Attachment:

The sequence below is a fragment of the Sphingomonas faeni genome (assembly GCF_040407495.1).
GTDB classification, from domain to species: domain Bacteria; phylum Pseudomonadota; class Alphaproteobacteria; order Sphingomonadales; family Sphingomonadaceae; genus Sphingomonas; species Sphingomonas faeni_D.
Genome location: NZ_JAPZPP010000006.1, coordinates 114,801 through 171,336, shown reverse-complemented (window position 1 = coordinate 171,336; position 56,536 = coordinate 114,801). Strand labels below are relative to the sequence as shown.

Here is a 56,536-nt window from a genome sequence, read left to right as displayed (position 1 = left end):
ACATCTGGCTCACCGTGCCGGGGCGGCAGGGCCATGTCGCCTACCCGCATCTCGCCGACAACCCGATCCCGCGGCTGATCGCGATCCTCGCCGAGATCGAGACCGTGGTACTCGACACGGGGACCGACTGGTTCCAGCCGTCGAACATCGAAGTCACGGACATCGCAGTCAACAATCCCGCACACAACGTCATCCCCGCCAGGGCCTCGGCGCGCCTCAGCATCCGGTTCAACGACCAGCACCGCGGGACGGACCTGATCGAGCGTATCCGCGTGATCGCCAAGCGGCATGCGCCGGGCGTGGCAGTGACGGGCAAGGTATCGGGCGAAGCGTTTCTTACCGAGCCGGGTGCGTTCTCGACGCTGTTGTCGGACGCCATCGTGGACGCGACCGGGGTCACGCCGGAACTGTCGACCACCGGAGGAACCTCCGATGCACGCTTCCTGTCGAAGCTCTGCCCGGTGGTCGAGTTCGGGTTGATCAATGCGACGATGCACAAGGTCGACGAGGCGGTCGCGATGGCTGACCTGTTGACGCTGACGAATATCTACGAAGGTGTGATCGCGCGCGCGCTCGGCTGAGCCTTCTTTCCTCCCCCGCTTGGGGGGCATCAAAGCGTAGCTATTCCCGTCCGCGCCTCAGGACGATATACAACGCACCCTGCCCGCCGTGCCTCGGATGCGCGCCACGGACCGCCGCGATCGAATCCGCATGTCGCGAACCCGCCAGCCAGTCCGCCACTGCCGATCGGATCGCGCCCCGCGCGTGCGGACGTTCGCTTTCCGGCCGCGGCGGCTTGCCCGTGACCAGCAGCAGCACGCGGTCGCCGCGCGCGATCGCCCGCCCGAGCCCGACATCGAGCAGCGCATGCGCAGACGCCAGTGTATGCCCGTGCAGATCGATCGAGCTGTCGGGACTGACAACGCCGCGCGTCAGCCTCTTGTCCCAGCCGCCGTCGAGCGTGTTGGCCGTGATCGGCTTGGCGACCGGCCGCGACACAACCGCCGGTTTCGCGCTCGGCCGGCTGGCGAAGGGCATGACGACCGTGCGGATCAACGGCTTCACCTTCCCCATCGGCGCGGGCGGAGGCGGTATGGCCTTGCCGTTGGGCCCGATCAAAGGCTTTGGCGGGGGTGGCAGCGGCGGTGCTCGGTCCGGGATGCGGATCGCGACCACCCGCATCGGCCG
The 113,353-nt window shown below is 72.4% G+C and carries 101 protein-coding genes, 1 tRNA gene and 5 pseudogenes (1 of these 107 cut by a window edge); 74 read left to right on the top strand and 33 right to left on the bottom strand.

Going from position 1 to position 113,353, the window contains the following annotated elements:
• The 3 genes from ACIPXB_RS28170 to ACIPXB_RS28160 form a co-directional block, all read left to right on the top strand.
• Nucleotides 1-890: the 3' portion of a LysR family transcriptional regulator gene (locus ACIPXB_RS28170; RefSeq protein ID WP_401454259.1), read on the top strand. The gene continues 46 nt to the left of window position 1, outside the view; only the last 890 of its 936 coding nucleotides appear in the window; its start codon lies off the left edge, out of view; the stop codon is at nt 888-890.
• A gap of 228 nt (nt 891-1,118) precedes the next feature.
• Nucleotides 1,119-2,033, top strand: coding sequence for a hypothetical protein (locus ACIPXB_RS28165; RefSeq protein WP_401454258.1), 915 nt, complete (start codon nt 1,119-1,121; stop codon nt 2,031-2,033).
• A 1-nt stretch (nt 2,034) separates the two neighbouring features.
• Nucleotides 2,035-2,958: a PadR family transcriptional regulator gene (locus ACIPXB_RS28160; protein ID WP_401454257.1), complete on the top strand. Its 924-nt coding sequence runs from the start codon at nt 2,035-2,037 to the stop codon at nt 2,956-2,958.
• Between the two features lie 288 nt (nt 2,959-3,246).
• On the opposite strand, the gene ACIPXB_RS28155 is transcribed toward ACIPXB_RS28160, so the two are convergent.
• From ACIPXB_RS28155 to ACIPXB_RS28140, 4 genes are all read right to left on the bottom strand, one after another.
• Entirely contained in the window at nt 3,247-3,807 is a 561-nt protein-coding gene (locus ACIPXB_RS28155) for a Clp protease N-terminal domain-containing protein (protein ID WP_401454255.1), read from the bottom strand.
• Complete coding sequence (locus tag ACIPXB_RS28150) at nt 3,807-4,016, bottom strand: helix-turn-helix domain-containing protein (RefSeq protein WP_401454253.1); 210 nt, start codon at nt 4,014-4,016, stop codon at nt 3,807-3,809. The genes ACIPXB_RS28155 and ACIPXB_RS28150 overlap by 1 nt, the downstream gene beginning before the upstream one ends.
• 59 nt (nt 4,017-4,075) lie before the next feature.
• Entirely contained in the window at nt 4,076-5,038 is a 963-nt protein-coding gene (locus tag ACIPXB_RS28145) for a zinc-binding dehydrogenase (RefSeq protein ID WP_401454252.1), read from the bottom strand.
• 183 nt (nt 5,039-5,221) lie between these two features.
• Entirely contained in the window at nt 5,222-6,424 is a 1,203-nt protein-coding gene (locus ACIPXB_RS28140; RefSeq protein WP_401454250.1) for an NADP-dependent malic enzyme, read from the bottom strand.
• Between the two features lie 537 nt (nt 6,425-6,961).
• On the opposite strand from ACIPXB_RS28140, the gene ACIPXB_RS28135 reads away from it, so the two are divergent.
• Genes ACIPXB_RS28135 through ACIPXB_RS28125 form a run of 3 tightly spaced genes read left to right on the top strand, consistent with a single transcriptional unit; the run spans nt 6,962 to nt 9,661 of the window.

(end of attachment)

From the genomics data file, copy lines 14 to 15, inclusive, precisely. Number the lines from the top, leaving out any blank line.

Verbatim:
• Between the two features lie 288 nt (nt 2,959-3,246).
• On the opposite strand, the gene ACIPXB_RS28155 is transcribed toward ACIPXB_RS28160, so the two are convergent.